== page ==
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  • RIP Gene Wilder

    Gene Wilder Dies at 83; Star of ‘Willy Wonka’ and ‘Young Frankenstein’

    http://www.msn.com/en-us/movies/news...cid=spartandhp

    Gene Wilder, who established himself as one of America’s foremost comic actors with his delightfully neurotic performances in three films directed by Mel Brooks, his eccentric star turn in the family classic “Willy Wonka and the Chocolate Factory” and his winning chemistry with Richard Pryor in the box-office smash “Stir Crazy,” died on Sunday night in Connecticut. He was 83.

    Eric Weissmann, who was Mr. Wilder’s lawyer for many years, confirmed the death. A nephew said the cause was complications of Alzheimer’s disease, The Associated Press reported. Mr. Wilder lived in Stamford, Conn.

    Mr. Wilder’s rule for comedy was simple: Don’t try to make it funny, try to make it real. “I’m an actor, not a clown,” he said more than once.

    With his haunted blue eyes and an empathy born of his own history of psychic distress, he aspired to touch audiences much as Charlie Chaplin had. The Chaplin film “City Lights,” he said, had “made the biggest impression on me as an actor; it was funny, then sad, then both at the same time.”

    Mr. Wilder was an accomplished stage actor as well as a screenwriter, a novelist and the director of four movies in which he starred. (He directed, he once said, “in order to protect what I wrote, which I wrote in order to act.”) But he was best known for playing roles on the big screen that might have been ripped from the pages of the Diagnostic and Statistical Manual of Mental Disorders.

    He made his movie debut in 1967 in Arthur Penn’s celebrated crime drama “Bonnie and Clyde,” in which he was memorably hysterical as an undertaker kidnapped by the notorious Depression-era bank robbers played by Faye Dunaway and Warren Beatty. He was even more hysterical, and even more memorable, a year later in “The Producers,” Mr. Brooks’s first film and the basis of his later Broadway hit.

    Mr. Wilder played the security-blanket-clutching accountant Leo Bloom, who discovers how to make more money on a bad Broadway show than a good one: Find rich backers, stage a production that’s guaranteed to fold fast, then flee the country with the leftover cash. Unhappily for Bloom and his fellow schemer Max Bialystock, played by Zero Mostel, their outrageously tasteless musical, “Springtime for Hitler,” is a sensation.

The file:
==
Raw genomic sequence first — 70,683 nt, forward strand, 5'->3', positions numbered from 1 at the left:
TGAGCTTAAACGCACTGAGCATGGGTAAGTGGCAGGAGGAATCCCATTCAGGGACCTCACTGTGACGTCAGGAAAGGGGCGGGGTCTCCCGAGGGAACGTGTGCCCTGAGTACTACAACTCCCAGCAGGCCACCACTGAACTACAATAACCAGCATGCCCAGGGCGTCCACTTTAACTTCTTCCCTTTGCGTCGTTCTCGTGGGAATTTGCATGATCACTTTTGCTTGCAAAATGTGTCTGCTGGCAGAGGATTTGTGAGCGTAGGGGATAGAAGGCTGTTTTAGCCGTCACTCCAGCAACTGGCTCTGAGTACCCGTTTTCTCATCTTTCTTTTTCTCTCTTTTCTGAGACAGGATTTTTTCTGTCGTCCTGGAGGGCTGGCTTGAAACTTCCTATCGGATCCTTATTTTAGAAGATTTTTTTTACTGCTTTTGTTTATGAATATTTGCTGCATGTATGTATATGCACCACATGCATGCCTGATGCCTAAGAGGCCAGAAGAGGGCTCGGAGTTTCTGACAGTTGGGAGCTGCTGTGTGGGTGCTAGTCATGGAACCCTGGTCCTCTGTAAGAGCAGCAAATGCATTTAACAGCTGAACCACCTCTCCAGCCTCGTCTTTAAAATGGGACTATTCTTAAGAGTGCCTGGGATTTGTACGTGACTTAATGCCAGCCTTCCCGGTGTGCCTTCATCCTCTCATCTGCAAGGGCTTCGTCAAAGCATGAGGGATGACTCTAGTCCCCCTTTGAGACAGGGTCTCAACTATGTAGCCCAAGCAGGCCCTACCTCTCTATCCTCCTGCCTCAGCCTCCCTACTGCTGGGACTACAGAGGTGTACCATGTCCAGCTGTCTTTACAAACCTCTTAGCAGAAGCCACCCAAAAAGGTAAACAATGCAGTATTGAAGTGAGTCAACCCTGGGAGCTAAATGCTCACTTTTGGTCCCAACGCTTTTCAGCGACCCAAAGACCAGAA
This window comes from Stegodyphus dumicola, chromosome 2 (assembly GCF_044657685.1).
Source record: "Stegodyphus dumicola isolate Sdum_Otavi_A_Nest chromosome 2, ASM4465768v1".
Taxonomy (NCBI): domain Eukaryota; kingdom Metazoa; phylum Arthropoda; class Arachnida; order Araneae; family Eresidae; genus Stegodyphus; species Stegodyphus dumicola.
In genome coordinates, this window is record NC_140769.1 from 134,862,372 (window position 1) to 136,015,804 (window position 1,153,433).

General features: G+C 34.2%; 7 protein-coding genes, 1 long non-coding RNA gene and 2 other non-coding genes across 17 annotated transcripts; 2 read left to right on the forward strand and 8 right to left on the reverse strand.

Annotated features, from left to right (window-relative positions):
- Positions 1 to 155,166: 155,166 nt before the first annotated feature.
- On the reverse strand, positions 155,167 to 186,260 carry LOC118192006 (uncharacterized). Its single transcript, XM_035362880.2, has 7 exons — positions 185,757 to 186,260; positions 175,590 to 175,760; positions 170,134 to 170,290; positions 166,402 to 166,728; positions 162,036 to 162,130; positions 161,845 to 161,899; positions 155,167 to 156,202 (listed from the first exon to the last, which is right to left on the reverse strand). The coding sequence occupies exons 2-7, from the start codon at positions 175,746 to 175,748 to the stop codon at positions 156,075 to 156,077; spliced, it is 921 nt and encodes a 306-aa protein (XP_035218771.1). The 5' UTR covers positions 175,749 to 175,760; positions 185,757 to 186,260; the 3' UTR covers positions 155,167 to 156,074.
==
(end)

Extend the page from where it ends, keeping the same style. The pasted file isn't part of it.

The part earned Mr. Wilder an Academy Award nomination for best supporting actor. Within a few years the anxious, frizzy haired, popeyed Mr. Wilder had become an unlikely movie star.

    He was nominated for a Golden Globe for his performance as the wizardly title character in “Willy Wonka and the Chocolate Factory” (1971). The film was a box-office disappointment, in part because of parental concern that the moral of Roald Dahl’s story — greedy, gluttonous children should not go unpunished — was too dark in the telling. But it went on to gain a devoted following, and Willy Wonka remains one of the roles with which Mr. Wilder is most closely identified.

    His next role was more adult but equally strange: an otherwise normal doctor who falls in love with a sheep named Daisy in a segment of Woody Allen’s “Everything You Always Wanted to Know About Sex but Were Afraid to Ask” in 1972. Two years later, he reunited with Mr. Brooks for perhaps the two best-known entries in either man’s filmography.

    In “Blazing Saddles,” a raunchy, no-holds-barred spoof of Hollywood westerns, Mr. Wilder had the relatively quiet role of the Waco Kid, a boozy ex-gunfighter who helps an improbable black sheriff (Cleavon Little) save a town from railroad barons and venal politicians. The film’s once-daring humor may have lost some of its edge over the years, but Mr. Wilder’s next Brooks film, “Young Frankenstein,” has never grown old.

    Mr. Wilder himself hatched the idea, envisioning a black-and-white film faithful to the look of the Boris Karloff “Frankenstein” down to the laboratory equipment, but played for laughs rather than horror. He would portray an American man of science, the grandson of the infamous Dr. Frankenstein, who tries to turn his back on his heritage (“that’s Frahn-kahn-SHTEEN”) but finds himself irresistibly drawn to Transylvania to duplicate his grandfather’s creation of a monster in a spooky mountaintop laboratory.

    Mr. Brooks’s original reaction to the idea, Mr. Wilder recalled, was noncommittal: “Cute. That’s cute.” But he eventually came aboard as director and co-writer, and the two garnered an Oscar nomination for their screenplay.

    Serendipity played a role in the casting. Mr. Wilder’s agent asked him to help find work for two new clients, and thus Marty Feldman became his assistant, Igor (“that’s Eye-gor”), and Peter Boyle the monster. Madeline Kahn, whose performance as the chanteuse Lili Von Shtupp had been a highlight of “Blazing Saddles,” played the doctor’s socialite fiancée. Cloris Leachman was Frau Blücher, the sound of whose name caused horses to whinny in fear.

    The name Blücher, Mr. Wilder said in a 2008 interview with The San Jose Mercury News, came from a book of letters to and from Sigmund Freud: “I saw someone named Blücher had written to him, and I said, ‘Well, that’s the name.’” And Mr. Wilder certainly knew a lot about Freud.